Bruce’s Cars – W124 220 Coupe

Bruce’s 124 Concours Story

When our Managing Director Bruce Greetham talks about some of the cars he has taken to concours events, few raise quite the same level of excitement as the 124.

Buying a Mercedes 124 had been an aim for some time, and when he did finally get it, the car had an important role to play. It was the main family car, and rather than just being used on tours and holidays, it was a daily driver.

However, as time passed, Bruce was able to purchase a different car to use for family purposes and the 124 was set to go in a different direction – it was quite a journey. It was career-shaping.

After taking some time to think what he would do with the 124, it was decided he would take it to concours standards.

“Concours was always in my mind and something I have enjoyed from an early age.” Admits Bruce.

“I always wanted to have some sort of rewards for my efforts with the 124. You ask yourself how far you want to take it? So that year, I took it to Street Class.”

In the Mercedes-Benz club, Street Class is the entry level for concours events. Bruce’s 124 wasn’t to have a fairy tale introduction and only managed to finish third in its first year at Street Class. He returned the year later and finished second, but it was third time lucky the following year again when the car finally won the Street Class category.

But what next?

“Well the next category was concours elegance.” explains Bruce.

“That’s a big step-up and the stage at which you need to start taking things off the car and either replacing them or refurbishing them. So, refurbishment was a big part of the project.

“The paintwork was done, the pipework was changed, the underbody was cleaned and the wheels came off. It’s a thorough job. I managed to retain most of originality of car. It had done more than 100,000 miles so had seen a fair bit of activity over the years!”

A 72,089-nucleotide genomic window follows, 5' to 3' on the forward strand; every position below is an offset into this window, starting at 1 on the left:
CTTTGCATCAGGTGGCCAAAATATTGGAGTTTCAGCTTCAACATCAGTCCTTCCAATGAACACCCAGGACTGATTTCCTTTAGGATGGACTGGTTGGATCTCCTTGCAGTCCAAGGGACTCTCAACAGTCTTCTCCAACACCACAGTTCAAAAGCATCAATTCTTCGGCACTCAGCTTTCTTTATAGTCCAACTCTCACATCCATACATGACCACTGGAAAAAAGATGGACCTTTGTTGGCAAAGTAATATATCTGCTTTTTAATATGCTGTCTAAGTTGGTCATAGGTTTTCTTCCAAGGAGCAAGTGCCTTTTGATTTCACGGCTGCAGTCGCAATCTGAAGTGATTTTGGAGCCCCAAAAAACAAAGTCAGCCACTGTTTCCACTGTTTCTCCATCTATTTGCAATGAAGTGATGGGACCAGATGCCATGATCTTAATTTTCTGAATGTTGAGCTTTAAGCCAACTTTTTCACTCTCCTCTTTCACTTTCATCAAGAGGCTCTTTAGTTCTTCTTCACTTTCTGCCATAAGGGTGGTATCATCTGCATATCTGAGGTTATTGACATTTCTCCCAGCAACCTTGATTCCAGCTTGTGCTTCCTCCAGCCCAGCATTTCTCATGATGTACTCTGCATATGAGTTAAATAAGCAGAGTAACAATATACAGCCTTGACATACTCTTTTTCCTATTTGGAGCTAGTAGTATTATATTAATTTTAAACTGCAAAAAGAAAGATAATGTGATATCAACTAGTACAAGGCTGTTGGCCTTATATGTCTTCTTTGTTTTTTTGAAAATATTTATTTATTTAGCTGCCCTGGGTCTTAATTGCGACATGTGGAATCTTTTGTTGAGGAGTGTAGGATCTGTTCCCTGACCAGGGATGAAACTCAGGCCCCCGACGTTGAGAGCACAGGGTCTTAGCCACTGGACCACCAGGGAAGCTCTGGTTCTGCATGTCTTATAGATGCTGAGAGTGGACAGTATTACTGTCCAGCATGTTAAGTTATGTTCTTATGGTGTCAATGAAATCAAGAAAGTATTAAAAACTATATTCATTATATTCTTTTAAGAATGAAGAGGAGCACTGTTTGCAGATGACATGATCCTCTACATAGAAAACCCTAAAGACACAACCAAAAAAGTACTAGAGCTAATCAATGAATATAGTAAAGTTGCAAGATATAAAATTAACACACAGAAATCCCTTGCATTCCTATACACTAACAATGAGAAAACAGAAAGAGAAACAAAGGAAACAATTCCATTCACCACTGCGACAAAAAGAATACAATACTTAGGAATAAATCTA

In each of the first two years at elegance level, the car would finish second. Bruce knew that to really push the car on to win in this category, it would need some more work.

He said: “I needed to up my game. I knew what I had to do.

“I took the rear axle out of the car, all of the floor panels were polished, brake pipes were changed, and various bits and pieces were refurbished or replaced.”

All of these works were done out-of-hours around a full-time job as a commercial truck mechanic. Weekends and evenings were spent in the small, cramped garage at home preparing the car to the highest possible level.

“I was determined to see it through and I did enjoy it.”

Finally, the hard work and significant investment of both time and money paid off. Bruce took the car to the Haynes Motor Museum where the fourth attempt at winning the elegance category would finally result in success.

The success continues

After finally getting the car to the level required to win the elegance category, it was rewarding for it to then feature in a couple of Mercedes-Benz Club magazine articles. The club itself also recognised Bruce for his commitment to getting the car to that standard.